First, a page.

Honesty and Integrity Produce Trust

"The first step toward greatness is to be honest." - Samuel Johnson Honesty and integrity are motherhood leadership phrases. And they should be. They are fundamental to leadership. Honesty and integrity produce trust, which produces high levels of confidence. High confidence encourages people to dream and to reach for new horizons. High confidence fosters risk-taking. Risk-taking and initiative are fundamental to organization change and improvement.

Our ability to lead others is directly related to our ability to forge strong relationships. Strong relationships are dependent upon trust. Trust provides the glue.

The glue, unfortunately, is not always present. Surveys of people throughout many organizations are showing that about half of them admit to unethical business practices! No wonder so many organizations are suffering from a crisis of morale. Neither is it surprising that cynicism runs rampant and people feel an ever-diminishing commitment to their organizations. Clearly, this situation will not change without strong, trustworthy leadership at all levels. Rebuilding trust demands authentic leaders who are courageous enough not to become victims of their toxic cultures or their own unethical bosses.

Most managers agree that building trust is essential to an organization's success. Studies continually show that mistrust of management and low morale are significant factors in the widening we-they gap between frontline people and managers. A survey by The Discovery Group, a company specializing in employee opinion surveys, found that 52% of employees don't believe the information they receive from management.

Compounding the problem of declining trust among employees is that many managers don't seem to be aware of it. For example, a Lakewood Research study asked managers and employees to respond to the statement, "This company genuinely cares about the well-being and morale of the employees and takes action to help people feel good about working here." Two-thirds of managers agreed with the statement. However, less than one fifth of their employees did!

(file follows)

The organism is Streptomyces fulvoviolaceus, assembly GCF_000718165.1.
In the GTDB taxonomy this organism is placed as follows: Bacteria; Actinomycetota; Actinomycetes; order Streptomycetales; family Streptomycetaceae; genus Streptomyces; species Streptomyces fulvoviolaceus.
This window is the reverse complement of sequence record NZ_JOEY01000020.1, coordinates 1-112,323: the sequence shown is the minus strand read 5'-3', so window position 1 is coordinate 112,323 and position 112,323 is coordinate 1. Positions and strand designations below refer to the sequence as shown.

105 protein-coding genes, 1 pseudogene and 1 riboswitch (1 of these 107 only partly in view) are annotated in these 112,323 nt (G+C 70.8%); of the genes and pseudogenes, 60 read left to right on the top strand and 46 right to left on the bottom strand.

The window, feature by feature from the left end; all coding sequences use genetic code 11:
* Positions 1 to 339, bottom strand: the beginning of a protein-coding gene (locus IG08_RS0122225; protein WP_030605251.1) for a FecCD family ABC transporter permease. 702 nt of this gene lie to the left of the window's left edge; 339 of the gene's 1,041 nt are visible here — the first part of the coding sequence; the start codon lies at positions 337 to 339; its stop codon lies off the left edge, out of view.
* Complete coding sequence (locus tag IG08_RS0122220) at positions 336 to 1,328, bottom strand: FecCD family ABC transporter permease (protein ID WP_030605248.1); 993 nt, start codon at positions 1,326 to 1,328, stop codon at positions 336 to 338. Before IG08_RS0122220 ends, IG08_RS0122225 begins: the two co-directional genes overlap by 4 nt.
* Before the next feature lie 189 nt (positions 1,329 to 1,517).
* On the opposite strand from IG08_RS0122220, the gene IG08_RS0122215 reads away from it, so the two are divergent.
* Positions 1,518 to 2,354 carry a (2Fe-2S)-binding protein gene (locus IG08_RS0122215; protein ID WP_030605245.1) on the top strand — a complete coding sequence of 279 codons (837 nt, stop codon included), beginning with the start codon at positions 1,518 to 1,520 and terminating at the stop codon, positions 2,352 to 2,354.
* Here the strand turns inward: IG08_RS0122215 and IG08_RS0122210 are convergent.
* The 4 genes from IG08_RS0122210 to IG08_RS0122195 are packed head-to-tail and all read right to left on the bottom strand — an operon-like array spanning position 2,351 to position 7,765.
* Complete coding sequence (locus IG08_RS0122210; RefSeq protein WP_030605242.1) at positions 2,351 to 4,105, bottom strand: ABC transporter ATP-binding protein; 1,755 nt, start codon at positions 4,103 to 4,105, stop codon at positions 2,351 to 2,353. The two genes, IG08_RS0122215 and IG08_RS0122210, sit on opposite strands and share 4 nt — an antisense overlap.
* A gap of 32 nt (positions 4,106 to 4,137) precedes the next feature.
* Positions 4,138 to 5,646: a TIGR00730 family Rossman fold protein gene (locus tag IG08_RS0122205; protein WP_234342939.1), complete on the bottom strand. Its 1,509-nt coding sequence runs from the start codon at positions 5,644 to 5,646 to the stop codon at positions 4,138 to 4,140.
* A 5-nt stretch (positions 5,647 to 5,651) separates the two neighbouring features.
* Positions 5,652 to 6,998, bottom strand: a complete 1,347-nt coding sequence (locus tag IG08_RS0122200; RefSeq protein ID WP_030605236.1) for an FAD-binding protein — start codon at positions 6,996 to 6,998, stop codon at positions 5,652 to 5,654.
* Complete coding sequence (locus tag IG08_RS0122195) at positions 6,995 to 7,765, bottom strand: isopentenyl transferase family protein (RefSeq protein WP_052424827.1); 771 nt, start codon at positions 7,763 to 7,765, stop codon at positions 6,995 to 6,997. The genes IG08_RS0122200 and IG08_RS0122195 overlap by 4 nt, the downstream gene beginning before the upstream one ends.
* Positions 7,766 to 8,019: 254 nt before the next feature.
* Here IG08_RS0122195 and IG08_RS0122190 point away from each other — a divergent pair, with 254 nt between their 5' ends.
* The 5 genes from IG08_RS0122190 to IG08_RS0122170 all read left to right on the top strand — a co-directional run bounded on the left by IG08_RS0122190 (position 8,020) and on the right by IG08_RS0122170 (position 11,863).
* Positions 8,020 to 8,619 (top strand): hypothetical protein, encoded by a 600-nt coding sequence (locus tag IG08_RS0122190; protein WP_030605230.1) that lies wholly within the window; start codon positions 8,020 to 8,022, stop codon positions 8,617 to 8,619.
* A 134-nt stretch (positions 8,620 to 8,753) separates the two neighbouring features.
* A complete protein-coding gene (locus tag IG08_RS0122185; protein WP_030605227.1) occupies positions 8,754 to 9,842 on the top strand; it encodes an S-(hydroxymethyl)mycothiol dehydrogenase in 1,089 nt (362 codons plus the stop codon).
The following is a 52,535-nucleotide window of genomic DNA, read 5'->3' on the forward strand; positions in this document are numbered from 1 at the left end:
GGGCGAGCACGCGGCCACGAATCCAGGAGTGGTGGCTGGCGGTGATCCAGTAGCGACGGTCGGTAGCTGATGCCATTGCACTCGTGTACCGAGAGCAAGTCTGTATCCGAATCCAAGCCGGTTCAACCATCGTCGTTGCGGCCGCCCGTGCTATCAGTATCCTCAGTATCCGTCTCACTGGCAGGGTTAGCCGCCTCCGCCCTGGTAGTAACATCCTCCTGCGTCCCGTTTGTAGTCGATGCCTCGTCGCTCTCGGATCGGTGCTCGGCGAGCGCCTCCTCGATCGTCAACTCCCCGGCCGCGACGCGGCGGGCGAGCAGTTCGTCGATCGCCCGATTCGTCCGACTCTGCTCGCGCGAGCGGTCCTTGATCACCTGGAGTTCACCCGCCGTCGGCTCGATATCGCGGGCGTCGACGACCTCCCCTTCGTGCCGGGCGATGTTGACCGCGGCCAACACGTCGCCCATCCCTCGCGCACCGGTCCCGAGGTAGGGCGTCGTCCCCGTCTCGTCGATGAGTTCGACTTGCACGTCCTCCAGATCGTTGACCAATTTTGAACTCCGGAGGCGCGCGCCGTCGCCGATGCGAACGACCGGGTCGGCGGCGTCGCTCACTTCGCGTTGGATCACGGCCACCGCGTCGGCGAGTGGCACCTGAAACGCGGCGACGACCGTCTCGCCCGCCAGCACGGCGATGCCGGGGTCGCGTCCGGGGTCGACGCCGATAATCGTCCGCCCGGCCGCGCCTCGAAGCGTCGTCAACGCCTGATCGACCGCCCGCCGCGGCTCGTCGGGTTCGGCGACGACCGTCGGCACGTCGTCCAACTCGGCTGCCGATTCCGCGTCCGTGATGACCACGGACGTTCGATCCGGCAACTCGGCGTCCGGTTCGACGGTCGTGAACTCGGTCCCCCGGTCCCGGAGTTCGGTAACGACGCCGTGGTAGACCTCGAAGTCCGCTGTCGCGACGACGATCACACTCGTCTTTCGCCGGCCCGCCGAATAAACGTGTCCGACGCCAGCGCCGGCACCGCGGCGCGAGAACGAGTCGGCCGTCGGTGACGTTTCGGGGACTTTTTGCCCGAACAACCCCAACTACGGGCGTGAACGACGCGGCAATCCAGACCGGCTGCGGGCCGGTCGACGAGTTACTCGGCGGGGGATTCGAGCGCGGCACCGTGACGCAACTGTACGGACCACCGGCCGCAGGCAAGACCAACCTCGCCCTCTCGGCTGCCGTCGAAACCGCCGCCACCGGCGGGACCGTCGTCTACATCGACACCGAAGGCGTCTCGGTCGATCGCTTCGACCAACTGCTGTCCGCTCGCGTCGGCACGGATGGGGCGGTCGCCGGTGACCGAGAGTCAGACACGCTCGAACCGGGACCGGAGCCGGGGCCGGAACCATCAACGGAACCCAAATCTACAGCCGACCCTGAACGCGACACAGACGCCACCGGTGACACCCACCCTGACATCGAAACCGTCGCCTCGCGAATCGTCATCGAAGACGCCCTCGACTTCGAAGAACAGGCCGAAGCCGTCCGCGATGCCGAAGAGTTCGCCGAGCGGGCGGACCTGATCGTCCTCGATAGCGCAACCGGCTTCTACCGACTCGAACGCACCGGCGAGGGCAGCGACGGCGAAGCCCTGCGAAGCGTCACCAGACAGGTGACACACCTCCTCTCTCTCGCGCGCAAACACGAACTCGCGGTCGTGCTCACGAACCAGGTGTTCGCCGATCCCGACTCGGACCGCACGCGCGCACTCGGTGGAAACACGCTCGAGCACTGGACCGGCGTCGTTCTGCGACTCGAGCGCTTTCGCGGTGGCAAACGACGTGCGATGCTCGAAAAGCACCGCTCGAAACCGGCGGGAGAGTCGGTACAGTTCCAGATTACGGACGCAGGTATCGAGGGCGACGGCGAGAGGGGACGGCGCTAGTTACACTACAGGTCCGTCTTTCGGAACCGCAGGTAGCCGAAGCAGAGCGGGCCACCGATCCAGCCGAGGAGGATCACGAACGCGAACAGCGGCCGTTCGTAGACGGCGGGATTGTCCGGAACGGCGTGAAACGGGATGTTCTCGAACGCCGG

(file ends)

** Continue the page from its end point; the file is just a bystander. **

Lord Thomas Macauley, a 19th-Century British historian understood that honesty and trust come from within when he said, "The measure of a man's real character is what he would do if he knew he would never be found out."

Then there are those, such as one job applicant, who put a whole new spin on honesty! The applicant was filling out a job application. When he came to the question, "Have you ever been arrested?" he wrote, "No."

The next question, intended for people who had answered in the affirmative to the previous question, was "Why?"

The applicant answered it anyway: "Never got caught."

While crime doesn't pay, being trustworthy does pay off. One study of the eight biggest automobile manufacturers in Japan, South Korea, and the United States, along with 435 of their suppliers, looked at the economic value of trust (defined as "confidence that the other party will not exploit one's vulnerabilities"). "The results of [the] research indicated that in all three countries relationships with higher levels of trust had substantially lower costs. Trust actually adds value to the relationship because it encourages the sharing of resources."

Another study commissioned by Macleans magazine found that companies whose employees believe their bosses are good people-managers are the ones with the strongest shareholder returns. "Where trust in management is high," says Dawn Bell, a Vancouver-based senior consultant with Watson Wyatt Worldwide, "it is incredible what employees can do to drive business success. In organizations where the trust and confidence has gone, it is very difficult just to keep the lights on."


For over three decades Jim Clemmer's keynote presentations, workshops, management team retreats,

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